From my youth, and for most of my sixty-five years, I have known of my Cherokee bloodline. I was born in the post depression year 1933. Growing up in a less than well-to-do community of South Memphis, Tennessee was not especially enjoyable. My granddaddy E. A. Wilburn, and dadís sister, Nancy, lived with us from my earliest remembrance until after I was about twenty years of age. On an average of about once a year my folks moved from one neighborhood to another, mostly in less than one square mile. As a child I couldnít understand why we moved so often. Looking back on our circumstances I think I now understand. The Indian traits were prevalent in my dad and his sister, especially her. Even then I didnít realize our often moves had anything to do with our Cherokee background. I remember a day when I was about fifteen that I asked my dad, granddaddy, and my aunt if we were Indians. They all confirmed that grandmother, Julia Ann Wilburn, was Cherokee. Itís never been popular among white people to have Indian blood ñ if they knew you had it ñ and we were never popular in the neighborhoods where we lived.
That was fifty or more years ago. During the last ten years my daughter, Terri, and I have been searching library census records for some mention of any of my family being listed as Indian, all to no avail. What we have been able to learn is that record keeping was sloppy at best. We also learned that not all Indians were counted in Indian rolls, and that many Indians counted in the U.S. Census rolls were listed as white if they lived with white people and black if they lived with black people.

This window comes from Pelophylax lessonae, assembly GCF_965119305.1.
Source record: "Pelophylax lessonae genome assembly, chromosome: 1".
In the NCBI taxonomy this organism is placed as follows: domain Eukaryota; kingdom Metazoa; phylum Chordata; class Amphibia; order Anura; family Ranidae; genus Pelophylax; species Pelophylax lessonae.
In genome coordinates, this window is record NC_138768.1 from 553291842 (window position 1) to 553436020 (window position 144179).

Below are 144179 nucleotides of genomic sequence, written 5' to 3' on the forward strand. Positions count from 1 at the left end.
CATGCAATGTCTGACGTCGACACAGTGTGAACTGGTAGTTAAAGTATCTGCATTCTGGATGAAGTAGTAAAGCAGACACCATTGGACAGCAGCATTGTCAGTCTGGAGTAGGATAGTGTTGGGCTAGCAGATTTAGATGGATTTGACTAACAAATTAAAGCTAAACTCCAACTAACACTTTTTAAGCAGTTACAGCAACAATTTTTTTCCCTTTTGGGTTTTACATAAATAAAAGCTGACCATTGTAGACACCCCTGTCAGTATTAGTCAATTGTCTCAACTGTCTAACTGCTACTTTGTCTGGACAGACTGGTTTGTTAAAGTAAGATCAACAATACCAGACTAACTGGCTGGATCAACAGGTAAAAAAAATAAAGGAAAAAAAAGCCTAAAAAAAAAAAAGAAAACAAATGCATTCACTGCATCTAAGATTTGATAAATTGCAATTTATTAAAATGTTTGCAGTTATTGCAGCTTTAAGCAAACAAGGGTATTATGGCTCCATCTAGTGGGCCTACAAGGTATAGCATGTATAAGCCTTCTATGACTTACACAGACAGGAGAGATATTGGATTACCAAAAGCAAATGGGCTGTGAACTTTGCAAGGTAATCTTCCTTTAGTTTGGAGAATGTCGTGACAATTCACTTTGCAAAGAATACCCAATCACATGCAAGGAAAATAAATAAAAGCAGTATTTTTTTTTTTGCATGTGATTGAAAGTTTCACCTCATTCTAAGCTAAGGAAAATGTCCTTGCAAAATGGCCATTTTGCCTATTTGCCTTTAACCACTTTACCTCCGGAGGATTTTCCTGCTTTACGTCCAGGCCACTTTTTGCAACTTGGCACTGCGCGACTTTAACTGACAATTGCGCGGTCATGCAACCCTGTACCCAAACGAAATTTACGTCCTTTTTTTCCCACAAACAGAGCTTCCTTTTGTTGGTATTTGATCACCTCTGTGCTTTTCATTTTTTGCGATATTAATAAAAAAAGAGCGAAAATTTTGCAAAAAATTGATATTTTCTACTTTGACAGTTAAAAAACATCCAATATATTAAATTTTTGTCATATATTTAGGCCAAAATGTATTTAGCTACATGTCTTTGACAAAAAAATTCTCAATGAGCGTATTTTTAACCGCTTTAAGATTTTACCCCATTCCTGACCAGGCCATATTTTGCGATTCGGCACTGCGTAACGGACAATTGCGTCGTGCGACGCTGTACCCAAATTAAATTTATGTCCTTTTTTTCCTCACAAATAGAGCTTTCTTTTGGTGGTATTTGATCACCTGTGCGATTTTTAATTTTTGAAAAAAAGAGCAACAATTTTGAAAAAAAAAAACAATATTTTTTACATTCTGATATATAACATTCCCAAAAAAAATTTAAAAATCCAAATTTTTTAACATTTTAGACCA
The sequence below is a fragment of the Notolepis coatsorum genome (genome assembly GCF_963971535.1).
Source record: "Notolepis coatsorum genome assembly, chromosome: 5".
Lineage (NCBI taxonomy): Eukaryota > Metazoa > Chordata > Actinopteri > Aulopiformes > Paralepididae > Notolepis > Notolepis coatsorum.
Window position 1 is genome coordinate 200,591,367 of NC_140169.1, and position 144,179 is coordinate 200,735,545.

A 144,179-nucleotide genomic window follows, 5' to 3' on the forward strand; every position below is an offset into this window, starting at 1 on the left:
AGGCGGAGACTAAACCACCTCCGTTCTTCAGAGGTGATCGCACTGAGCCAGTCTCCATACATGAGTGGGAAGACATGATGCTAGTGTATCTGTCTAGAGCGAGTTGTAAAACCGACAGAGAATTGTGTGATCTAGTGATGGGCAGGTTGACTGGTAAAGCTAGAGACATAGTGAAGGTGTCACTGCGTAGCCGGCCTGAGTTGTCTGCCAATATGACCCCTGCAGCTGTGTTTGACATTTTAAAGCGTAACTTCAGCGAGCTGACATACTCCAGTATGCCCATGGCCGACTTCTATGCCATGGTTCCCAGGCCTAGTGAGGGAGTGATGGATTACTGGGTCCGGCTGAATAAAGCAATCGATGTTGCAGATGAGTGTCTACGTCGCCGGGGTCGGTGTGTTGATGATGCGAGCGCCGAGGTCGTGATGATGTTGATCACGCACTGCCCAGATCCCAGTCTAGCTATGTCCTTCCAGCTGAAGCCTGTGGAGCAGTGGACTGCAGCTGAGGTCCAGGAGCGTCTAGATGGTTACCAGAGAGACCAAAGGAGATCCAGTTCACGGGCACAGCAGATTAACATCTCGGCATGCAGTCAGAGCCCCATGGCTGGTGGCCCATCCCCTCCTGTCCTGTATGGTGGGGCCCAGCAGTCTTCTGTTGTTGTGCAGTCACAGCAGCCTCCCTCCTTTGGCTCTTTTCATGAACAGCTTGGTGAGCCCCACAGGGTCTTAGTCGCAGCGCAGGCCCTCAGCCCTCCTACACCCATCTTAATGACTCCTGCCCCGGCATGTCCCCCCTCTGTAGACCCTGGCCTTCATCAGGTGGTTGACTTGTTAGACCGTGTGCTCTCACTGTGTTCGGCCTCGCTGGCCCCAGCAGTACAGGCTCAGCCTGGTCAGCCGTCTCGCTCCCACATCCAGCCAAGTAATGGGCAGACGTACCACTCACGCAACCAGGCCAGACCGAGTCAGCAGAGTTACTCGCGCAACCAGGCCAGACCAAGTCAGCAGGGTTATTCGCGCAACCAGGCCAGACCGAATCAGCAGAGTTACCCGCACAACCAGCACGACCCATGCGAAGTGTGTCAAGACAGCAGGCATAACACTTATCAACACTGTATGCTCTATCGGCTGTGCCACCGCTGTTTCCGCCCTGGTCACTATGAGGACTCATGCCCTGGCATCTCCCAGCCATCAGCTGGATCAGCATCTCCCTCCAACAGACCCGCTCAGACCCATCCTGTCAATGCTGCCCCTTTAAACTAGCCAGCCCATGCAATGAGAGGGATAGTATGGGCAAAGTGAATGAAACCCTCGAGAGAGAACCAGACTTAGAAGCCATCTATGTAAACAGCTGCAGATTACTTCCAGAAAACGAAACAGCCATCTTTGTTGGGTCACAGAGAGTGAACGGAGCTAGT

One important family relic I have is my 1853 bible with our genealogy records. They, written by my family more than a century ago, show my Page, Martindale, and Wilburn family members. These records too are somewhat sloppy, but they span one hundred seventy-one years. The earliest birth record is that of James Martindale, born 27 November 1827. His wife, Julia Ann Page Martindale (my g-grandmother) was born 3 July 1831. Obviously the dates which are earlier than the date of the bible were either written from memory or copied from some other source. We were able to find Julia Page listed in the 1850 Lauderdale County, Alabama U.S. census record living with Josiah and Nancy Page, my g-g-grandparents, both of whom are identified as white and being illiterate. I feel certain that Josiah and Nancy were both Cherokee living as settlers, because (1) they were illiterate, and (2) my family told me they were Cherokee. Their daughter, the above-mentioned Julia Page (my g-grandmother) married the above-mentioned James Martindale (my g-grandfather) 18 November 1852, the year before this bible was issued. The marriage record shows Juliaís maiden name was Page. Julia Page Martindale was Cherokee according to my dad and his dad and sister who lived with us, and James Martindale, her husband, was white.
Julia Ann Martindale (my grandmother) was born to James and Julia Page Martindale 27 September 1865. The picture I have of her taken in 1935 by my mother, Madeline B. Wilburn, shows that she was Indian as my dad, his dad, and dadís sister told me. My bible records also show that James and Julia Martindale had other children, one of whom was Nancy Jane Martindale.